Cylindrical Snake or Cylindrical African Spear plant used to be known scientifically as Sansevieria Cylindrica and now its scientific name is Dracaena angolensis. It is a perennial succulent plant that is native to Angola. It was previously classified as part of the Sansevieria genus but is now part of Dracaena.
1) General information for Cylindrical Snake Plant
Cylindrical African Spear plant has striped, elongate, smooth, greenish-gray subcylindrical leaves. The plant can grow up to 3 feet (90 centimeters) and have a 2 feet (60 centimeters) mature width. The stiff leaves of the plant grow from a basal rosette, forming a fan-shaped plant. As the leaves mature and the lighting changes, they arch into a lovely spray. Failure of expressing genes cause the cylindrical bud to differentiate dorsoventrally or form a unique and familiar top and bottom surface to the leaf blade. The species has subcylindrical rather than strap-shaped leaves. The greenish-white tubular blooms are 3 centimeters (1 inch) long and tinged with pink. Also, according to ASPCA, snake plants (Sansevieria genus) are toxic to cats and dogs, so this includes the Cylindrical Snake plant too. Therefore, you better put this plant where your pets cannot reach it.
2) How to Care for Cylindrical Snake (Dracaena angolensis) Plant
Sunlight: Although Dracaena angolensis can survive in extremely low light, it likes bright light and plenty of sun. Don’t worry if you relocate your plant outside for the summer; it can handle the heat. To avoid scorching on its leaves, locate the plant to direct sunshine gradually. Scorch marks appear as gray or brown areas on the skin. When kept in a dark place, Dracaena angolensis won’t grow much. So pick a good spot for it! If you want this plant to thrive, you can place it in a window that faces south.
Watering: Between waterings, Cylindrical Snake Plant wants to dry out almost entirely. While it is growing, water thoroughly and allow the potting material to almost dry out before watering again. You can wait even longer before watering a plant once it has established itself. If you’re not sure, don’t water. Overwatering can cause root rot and yellowing of the foliage. Also, Snake plants may go for weeks without being watered. So, it should be enough to do it every other week.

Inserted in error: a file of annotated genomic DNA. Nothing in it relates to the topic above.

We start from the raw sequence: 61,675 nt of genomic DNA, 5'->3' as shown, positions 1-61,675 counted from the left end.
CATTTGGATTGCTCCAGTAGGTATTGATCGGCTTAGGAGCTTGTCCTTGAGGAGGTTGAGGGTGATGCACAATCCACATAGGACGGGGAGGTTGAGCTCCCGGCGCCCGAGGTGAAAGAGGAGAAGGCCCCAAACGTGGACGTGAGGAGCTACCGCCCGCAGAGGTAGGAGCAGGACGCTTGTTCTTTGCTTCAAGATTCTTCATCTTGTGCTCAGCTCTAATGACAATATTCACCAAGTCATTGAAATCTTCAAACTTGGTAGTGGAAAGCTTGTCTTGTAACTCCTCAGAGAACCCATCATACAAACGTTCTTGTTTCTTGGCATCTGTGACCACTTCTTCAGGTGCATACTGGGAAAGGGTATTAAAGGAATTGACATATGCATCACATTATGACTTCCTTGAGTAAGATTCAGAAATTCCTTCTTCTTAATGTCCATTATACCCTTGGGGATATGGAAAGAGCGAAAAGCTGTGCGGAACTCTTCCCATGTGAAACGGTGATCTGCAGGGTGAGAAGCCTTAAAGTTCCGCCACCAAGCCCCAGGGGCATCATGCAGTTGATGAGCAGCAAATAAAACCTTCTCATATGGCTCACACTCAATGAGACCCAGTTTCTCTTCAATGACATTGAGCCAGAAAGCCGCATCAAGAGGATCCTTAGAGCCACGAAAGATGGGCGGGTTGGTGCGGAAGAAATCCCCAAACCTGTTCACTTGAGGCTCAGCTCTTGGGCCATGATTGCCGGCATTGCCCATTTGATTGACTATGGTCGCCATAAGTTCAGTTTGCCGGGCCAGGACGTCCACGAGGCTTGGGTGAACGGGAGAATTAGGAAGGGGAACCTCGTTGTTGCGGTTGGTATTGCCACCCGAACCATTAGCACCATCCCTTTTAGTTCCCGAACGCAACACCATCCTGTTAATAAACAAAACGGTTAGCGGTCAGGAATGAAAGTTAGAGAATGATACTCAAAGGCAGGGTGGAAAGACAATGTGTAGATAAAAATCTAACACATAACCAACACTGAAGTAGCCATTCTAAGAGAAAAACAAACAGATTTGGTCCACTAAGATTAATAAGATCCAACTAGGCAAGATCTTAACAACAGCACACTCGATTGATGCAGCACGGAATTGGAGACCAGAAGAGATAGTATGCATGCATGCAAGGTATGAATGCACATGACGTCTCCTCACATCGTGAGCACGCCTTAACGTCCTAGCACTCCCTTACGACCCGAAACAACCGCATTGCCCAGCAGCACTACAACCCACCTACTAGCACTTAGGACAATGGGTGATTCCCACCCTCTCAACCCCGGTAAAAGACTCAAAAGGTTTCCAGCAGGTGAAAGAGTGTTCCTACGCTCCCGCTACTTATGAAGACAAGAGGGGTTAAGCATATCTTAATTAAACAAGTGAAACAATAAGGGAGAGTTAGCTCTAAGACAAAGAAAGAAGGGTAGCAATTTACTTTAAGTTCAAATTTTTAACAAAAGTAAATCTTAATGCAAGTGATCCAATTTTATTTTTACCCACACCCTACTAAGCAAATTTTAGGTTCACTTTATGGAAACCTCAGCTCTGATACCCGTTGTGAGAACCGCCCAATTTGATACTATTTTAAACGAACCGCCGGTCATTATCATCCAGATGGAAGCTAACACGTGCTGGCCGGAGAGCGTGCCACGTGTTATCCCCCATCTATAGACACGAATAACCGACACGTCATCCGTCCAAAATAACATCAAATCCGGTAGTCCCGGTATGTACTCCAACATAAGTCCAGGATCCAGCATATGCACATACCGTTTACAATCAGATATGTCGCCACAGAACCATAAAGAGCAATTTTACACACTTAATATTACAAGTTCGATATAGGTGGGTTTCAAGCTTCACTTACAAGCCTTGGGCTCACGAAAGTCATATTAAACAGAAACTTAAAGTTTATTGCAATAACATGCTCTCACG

Humidity: Humidity isn’t an issue for this plant, therefore it doesn’t need to be kept in a particularly humid environment. A room with an average relative humidity of 40% or less is enough. It can really handle dry air as long as it isn’t too drafty, so keep it away from air vents and drafts.
Temperature: This plant does not like cold temperatures because it naturally grows in hot, arid climates. Room temperatures between 65 and 75 degrees Fahrenheit (18 and 24 degrees Celsius) are fine.
During the summer, the plant can be kept outside, but it should not be exposed to temperatures below 55.5 °F (13 °C).
Soil Type: When it comes to planting, this plant, like all succulents, has some unique requirements. It prefers fast and well-draining potting soil, preferably sandy soil or good cactus soil. Unless there is some additional drainage, regular potting soils frequently retain too much water and in damp soil, snake plants do not thrive.
Fertilizer: During the spring and summer, when your Dracaena angolensis growing, you can fertilize every other watering. Cylindrical Snake Plants can be fertilized with any all-purpose fertilizer, however, a succulent fertilizer is the best choice.
Propagation: The best option for propagation is by division. Separate the “pups” (offsets) that grow at the base of the parent plant to propagate your Cylindrical Snake Plant. It’s simple to divide them! Just turn the pot on its side and carefully remove the plant. Cut off the offsets with a sharp knife and plant them up separately.
3) Keep in Mind: Common Problems
Vine weevils: Vine weevils may nibble away at the edges of the leaves.
Root rot: Overwatering can cause root rot or other fungal infections.
Suggestions for problems:
Vine weevils can cause a lot of irreversible problems for your plant. You can get rid of the adult ones by using neem oil. However, even though it is unlikely, weevils can target the roots. In that case, your plant will probably be beyond saving.
You can wait in between waterings to make sure that you do not overwater your plant. Since it can tolerate drought for a couple of days, your plant will be perfectly fine!